Leukaemia is a blood cancer that causes an uncontrolled production of abnormal and immature white cells.

What is leukaemia?

Leukaemia is the uncontrolled growth of abnormal white-blood cells, which impacts normal blood cell production in the bone marrow and reduces the number of healthy mature cells.1 This can lead to anaemia, a compromised immune system and bleeding problems.

There are four primary types of leukaemia, which are named according to the type of white blood cell affected (lymphoid or myeloid), and how the disease appears and progresses (acute or chronic).

Types of leukaemia

Cancers are classified as acute or chronic based on their rate of progression. Acute leukaemia is a rapidly progressing disease, while chronic leukaemia progresses slowly over months to years.

Treatment usually begins quickly after diagnosis for acute leukaemia given its rapid nature. Chronic leukaemia may not require treatment for a long time after it is diagnosed.

Acute Leukaemia

Healthy bone marrow produces blast cells, or immature white blood cells, which then develop into mature white cells, red cells and platelets.

When you have acute leukaemia, diseased bone marrow produces an excessive number of abnormal blast cells, called leukaemic cells, which build up in the bone marrow and interfere with the production of normal blood cells.

Common forms of acute leukaemia are:

  • Acute myeloid leukaemia (AML)
  • Acute lymphocytic leukaemia (ALL)

Chronic Leukaemia

In chronic leukaemia there is a build-up of mature but abnormal white blood cells that became malignant when developing from a blast cell.

Common forms of chronic leukaemia are:

  • Chronic myeloid leukaemia (CML)
  • Chronic lymphocytic leukaemia (CLL)

Signs and symptoms of leukaemia

While people with leukaemia may have mild symptoms, these can worsen over time to include:

  • Ongoing fatigue/tiredness
  • Pale complexion
  • Repeated infections such as mouth sores, sore throat, fevers, infected cuts, etc.
  • Losing weight without trying
  • Swollen lymph nodes, enlarged liver or spleen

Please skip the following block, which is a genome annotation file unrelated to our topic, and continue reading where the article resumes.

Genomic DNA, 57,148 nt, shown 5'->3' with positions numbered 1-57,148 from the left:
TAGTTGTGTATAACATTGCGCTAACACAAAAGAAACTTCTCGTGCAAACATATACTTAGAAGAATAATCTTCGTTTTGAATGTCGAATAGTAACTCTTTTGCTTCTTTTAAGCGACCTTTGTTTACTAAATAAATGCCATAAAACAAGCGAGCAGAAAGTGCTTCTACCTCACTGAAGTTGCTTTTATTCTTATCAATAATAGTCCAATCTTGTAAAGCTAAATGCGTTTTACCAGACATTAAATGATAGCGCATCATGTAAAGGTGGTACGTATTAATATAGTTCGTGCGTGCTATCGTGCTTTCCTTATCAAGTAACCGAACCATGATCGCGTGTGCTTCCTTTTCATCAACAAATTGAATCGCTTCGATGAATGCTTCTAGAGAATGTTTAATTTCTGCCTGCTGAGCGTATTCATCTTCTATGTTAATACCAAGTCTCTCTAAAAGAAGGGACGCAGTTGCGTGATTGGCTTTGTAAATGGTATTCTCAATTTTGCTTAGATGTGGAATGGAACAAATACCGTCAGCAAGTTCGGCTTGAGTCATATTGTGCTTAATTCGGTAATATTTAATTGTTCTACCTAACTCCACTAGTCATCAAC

• Easy bleeding or bruising
  • Recurrent nosebleeds


Frequently asked questions

Is leukaemia hereditary?

While most leukaemias are not hereditary, there are some genetic disorders which can increase the chance of developing leukaemia, such as Li-Fraumeni Syndrome and Downs Syndrome. 5

Some inherited conditions which affect the immune system, such as Bloom Syndrome, can also increase the risk for leukaemia.

Are there risk factors for leukaemia?
  • Alcohol: There is some evidence to suggest that mothers who drink alcohol during pregnancy may increase the risk for development of acute myeloid leukaemia in their children.4 However, not all studies have found this and further research is needed.
  • Exposure to large levels of radiation (such as survivors from the Japanese atomic bomb) have an increased the risk for leukaemia. The risk from radiation exposure due to x-rays and scans is not conclusive, however it is thought the risk is small.3
  • Chemical exposure such as benzene also carries an increased risk for leukaemia.5
  • Previous treatments with chemotherapy drugs or radiation therapy can also increase the risk for AML and ALL.5
  • Smoking is a proven risk factor for acute myeloid leukaemia (AML).6
  • Siblings: Having a brother or sister with leukaemia slightly increases your risk of developing leukaemia, however having an identical twin with leukaemia increases the risk substantially more.


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